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Enbridge says it's increasing gas flows to 85 per cent in repaired BC pipeline

Last Updated Nov 17, 2018 at 3:02 pm PST

Enbridge comnay logos on display at the company's annual meeting in Calgary on May 12, 2016. Enbridge Inc. has signed a deal with the Canada Pension Plan Investment Board to sell 49 per cent of its interests in a group renewable power assets for $1.75 billion. THE CANADIAN PRESS/Jeff McIntosh

PRINCE GEORGE, B.C. – Enbridge Inc. says it has increased the flow of natural gas through a pipeline that ruptured near Prince George, B.C., more than a month ago.

The company says it will increase pressure on a 91-centimetre pipeline to 85 per cent of its normal operating pressure, following an amendment order from the National Energy Board.

That’s up from 80 per cent of normal operating pressure at the time of the Oct. 9 explosion.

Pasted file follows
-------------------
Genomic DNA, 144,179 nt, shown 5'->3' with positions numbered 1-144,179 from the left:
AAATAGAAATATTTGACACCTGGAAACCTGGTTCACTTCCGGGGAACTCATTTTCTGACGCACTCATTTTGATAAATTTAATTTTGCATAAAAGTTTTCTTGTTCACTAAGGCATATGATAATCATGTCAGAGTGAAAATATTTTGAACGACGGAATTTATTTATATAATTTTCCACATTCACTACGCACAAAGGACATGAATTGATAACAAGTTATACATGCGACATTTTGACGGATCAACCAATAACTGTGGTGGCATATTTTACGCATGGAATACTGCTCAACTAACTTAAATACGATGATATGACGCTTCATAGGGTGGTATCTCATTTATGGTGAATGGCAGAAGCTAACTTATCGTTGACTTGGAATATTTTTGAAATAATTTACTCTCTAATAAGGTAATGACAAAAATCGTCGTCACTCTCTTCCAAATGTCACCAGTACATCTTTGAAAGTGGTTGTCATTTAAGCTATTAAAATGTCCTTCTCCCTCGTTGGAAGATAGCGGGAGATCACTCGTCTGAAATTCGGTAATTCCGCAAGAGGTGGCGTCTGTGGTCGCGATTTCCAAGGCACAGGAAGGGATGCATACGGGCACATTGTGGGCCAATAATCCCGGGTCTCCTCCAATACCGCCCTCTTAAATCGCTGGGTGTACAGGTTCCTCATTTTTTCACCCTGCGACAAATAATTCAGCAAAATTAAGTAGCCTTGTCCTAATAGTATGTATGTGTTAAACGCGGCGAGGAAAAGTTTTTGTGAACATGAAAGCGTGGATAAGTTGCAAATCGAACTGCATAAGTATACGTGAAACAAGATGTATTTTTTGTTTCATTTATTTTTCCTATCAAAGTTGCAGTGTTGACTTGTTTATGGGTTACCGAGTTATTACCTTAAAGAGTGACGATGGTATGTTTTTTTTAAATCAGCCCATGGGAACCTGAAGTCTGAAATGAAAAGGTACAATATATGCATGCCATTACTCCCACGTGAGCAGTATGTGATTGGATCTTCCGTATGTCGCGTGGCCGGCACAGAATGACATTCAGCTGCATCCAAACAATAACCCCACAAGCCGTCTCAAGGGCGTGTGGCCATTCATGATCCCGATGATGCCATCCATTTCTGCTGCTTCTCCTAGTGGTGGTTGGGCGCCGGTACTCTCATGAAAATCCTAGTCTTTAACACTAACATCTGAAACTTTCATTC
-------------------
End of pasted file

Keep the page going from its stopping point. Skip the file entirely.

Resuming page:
The NEB had ordered Calgary-based Enbridge to limit gas flows at 80 per cent pressure levels from the blast site.

The explosion ruptured the 91-centimetre natural gas pipeline, but did not damage an adjacent 76-centimetre pipeline.

The company says it’s conducting safety inspections before restoring gas flows to full operating capacity.

One of the province’s largest utilities, FortisBC, has said natural gas supply will be reduced during the coldest months of the year.

The RCMP has said there is no indication the pipeline rupture and ensuing fireball involved criminal activity.

Harsher winter might still impact supply

On Friday, FortisBC’s Sean Beardow said British Columbians need to cut demand to avoid a province-wide shortage when colder temperature take hold in the coming months.

A shortage is already hitting B.C.’s agricultural sector, which is turning to private brokers to buy enough gas for their operations. Linda Delli Santi with BC’s Greenhouse Growers Association said the price for natural gas gone up ten-fold.

“If we don’t have enough product, then you’ll see less of it and of course, my members will try to recover their input costs in the marketplace,” she said, alluding the price of produce will go up come spring.

with files The Canadian Press